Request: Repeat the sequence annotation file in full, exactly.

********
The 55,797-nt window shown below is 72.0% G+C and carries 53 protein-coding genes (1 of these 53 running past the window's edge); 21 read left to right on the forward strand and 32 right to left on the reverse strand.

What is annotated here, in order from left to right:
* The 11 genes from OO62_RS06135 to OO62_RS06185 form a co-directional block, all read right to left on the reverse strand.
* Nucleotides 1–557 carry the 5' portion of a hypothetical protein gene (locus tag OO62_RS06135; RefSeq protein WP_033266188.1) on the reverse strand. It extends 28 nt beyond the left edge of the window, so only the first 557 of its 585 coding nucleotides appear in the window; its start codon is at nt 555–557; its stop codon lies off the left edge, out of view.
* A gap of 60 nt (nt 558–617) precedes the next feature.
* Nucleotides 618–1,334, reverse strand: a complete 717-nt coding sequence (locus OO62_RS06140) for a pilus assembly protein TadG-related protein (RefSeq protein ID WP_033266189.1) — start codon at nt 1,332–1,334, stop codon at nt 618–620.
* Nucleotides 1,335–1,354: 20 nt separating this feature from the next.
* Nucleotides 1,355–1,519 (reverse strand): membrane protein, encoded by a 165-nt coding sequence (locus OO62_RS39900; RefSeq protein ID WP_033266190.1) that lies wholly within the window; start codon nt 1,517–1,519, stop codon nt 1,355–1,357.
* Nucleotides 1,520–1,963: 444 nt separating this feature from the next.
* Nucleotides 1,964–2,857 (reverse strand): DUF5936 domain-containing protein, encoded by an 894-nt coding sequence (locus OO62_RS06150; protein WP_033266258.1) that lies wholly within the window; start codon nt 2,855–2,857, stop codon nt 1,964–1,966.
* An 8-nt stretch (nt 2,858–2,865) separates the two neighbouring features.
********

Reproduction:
The 55,797-nt window shown below is 72.0% G+C and carries 53 protein-coding genes (1 of these 53 running past the window's edge); 21 read left to right on the forward strand and 32 right to left on the reverse strand.

What is annotated here, in order from left to right:
* The 11 genes from OO62_RS06135 to OO62_RS06185 form a co-directional block, all read right to left on the reverse strand.
* Nucleotides 1–557 carry the 5' portion of a hypothetical protein gene (locus tag OO62_RS06135; RefSeq protein WP_033266188.1) on the reverse strand. It extends 28 nt beyond the left edge of the window, so only the first 557 of its 585 coding nucleotides appear in the window; its start codon is at nt 555–557; its stop codon lies off the left edge, out of view.
* A gap of 60 nt (nt 558–617) precedes the next feature.
* Nucleotides 618–1,334, reverse strand: a complete 717-nt coding sequence (locus OO62_RS06140) for a pilus assembly protein TadG-related protein (RefSeq protein ID WP_033266189.1) — start codon at nt 1,332–1,334, stop codon at nt 618–620.
* Nucleotides 1,335–1,354: 20 nt separating this feature from the next.
* Nucleotides 1,355–1,519 (reverse strand): membrane protein, encoded by a 165-nt coding sequence (locus OO62_RS39900; RefSeq protein ID WP_033266190.1) that lies wholly within the window; start codon nt 1,517–1,519, stop codon nt 1,355–1,357.
* Nucleotides 1,520–1,963: 444 nt separating this feature from the next.
* Nucleotides 1,964–2,857 (reverse strand): DUF5936 domain-containing protein, encoded by an 894-nt coding sequence (locus OO62_RS06150; protein WP_033266258.1) that lies wholly within the window; start codon nt 2,855–2,857, stop codon nt 1,964–1,966.
* An 8-nt stretch (nt 2,858–2,865) separates the two neighbouring features.